But banks will not solely be responsible for staying ahead of the IoP game. All stakeholders, from product designers to payment processors, must keep the end-user forefront in their minds. To do this, the consideration of alternative payment methods must be built into every IoP device from the outset, rather than simply being a feature tacked on at the end.
Finally, the most important factor to consider in a rush to enter the IoP market is security. IoT devices are notoriously insecure. In an analysis of nine internet-enabled video baby monitors, Rapid7 found that every one of them had critical security flaws that mean hackers could potentially access the video feed and watch the children from afar. The report also pointed out that many parents were monitoring their children from smartphones connected to their business networks, meaning that the hacked baby monitors provided a window of opportunity for cybercriminals to access sensitive business information.
It will be critical for developers of IoP devices to put consumer security first to earn and maintain consumer trust while providing the most seamless experience.
There has been a great deal of hype about the potential applications of IoP. While many of these simply mimic traditional consumer behavior, such as a refrigerator or printer ordering goods that are used up, other paradigms go a step further when paired with emerging technologies. A self-driving car, for example, could detect that it needs repairs and drive itself to the shop, pay for the service, and then connect directly to an application like Uber to earn money to pay for the repairs before returning home.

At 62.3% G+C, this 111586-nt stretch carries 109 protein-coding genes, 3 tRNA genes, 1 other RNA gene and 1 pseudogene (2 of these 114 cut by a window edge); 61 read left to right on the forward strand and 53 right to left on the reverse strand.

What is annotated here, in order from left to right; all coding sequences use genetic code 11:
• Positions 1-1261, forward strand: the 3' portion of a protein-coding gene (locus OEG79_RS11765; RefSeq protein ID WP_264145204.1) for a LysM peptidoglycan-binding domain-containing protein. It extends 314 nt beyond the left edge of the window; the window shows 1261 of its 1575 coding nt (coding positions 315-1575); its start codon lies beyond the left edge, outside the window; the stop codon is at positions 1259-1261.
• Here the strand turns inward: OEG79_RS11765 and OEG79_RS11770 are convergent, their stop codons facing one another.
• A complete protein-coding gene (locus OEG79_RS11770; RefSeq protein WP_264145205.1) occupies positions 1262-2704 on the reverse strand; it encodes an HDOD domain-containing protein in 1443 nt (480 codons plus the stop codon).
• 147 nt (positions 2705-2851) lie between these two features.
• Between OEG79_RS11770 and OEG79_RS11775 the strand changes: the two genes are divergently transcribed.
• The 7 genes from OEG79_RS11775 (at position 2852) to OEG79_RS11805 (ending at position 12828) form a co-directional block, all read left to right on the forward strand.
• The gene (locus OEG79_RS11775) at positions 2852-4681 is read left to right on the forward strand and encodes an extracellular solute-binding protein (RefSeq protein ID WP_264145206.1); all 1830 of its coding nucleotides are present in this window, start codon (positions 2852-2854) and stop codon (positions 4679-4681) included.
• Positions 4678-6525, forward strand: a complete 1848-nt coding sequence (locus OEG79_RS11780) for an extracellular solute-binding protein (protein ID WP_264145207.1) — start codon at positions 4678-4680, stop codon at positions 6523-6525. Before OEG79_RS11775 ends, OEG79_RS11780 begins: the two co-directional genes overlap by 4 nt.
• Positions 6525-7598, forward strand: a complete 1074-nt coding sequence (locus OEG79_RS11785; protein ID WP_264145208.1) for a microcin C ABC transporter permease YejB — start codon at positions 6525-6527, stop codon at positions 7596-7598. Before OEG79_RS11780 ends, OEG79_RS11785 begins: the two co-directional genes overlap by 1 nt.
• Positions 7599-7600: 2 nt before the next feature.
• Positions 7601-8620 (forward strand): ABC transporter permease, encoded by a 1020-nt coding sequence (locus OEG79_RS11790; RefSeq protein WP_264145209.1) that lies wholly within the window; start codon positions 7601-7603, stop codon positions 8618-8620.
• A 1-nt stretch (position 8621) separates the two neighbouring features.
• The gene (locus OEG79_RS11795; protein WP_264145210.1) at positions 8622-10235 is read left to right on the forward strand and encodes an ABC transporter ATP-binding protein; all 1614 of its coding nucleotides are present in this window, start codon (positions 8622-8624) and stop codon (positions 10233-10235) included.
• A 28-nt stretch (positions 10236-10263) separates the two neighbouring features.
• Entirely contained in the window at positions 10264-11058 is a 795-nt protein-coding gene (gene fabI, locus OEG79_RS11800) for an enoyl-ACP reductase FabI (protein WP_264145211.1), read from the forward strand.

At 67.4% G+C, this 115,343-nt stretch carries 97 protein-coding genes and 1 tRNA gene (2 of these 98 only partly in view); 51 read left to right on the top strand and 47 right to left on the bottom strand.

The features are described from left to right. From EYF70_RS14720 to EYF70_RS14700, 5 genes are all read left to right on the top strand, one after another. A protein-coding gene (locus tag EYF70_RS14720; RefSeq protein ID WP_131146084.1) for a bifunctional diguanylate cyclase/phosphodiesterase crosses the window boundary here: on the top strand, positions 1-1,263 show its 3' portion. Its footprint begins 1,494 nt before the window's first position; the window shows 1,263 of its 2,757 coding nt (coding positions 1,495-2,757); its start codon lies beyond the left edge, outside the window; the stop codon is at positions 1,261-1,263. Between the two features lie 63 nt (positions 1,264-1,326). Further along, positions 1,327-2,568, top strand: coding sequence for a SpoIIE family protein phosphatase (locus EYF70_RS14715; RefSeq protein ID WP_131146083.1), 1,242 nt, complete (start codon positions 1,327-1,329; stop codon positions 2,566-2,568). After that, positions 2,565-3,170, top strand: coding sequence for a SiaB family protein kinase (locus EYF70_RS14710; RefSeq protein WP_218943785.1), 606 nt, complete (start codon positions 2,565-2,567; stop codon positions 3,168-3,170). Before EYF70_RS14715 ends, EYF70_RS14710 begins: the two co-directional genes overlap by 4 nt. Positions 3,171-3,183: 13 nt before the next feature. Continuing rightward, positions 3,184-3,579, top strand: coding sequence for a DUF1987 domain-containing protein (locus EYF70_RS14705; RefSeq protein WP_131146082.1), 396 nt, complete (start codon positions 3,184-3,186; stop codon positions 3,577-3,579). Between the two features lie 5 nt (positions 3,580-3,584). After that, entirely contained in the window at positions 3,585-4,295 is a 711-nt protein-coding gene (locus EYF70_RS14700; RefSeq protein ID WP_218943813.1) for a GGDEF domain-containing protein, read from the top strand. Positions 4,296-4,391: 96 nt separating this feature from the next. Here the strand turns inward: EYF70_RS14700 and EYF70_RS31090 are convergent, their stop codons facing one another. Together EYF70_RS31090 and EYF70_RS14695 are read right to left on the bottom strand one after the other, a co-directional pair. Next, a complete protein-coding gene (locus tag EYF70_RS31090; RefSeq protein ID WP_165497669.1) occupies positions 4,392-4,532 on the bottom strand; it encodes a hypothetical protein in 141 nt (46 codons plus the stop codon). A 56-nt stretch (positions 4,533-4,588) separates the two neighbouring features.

Other possible scenarios include auto insurance companies that monitor driving activity and issue discounts for safe driving behavior or health insurance providers that automatically adjust premiums based on data from health-monitoring wearables.
IoP financial service institutions may also leverage data as trusted advisors to allow users to make purchases, use services and carry out their tasks without ever experiencing a payment.
As the M2M market continues to grow, the most successful institutions will be the ones who can provide genuine value to the humans that are in the loop with their devices. A new business value chain will emerge as consumers learn to trust their cars and refrigerators with their finances. It is not clear now what precisely this new paradigm will look like, but with billions of dollars up for grabs, it is clear that developers, manufactures, acquirers, issuers, merchants, and processors will be eager to lead the charge. If they can build an ecosystem that provides the necessary functionality, user experience, and security, everyone will be primed to reap the rewards.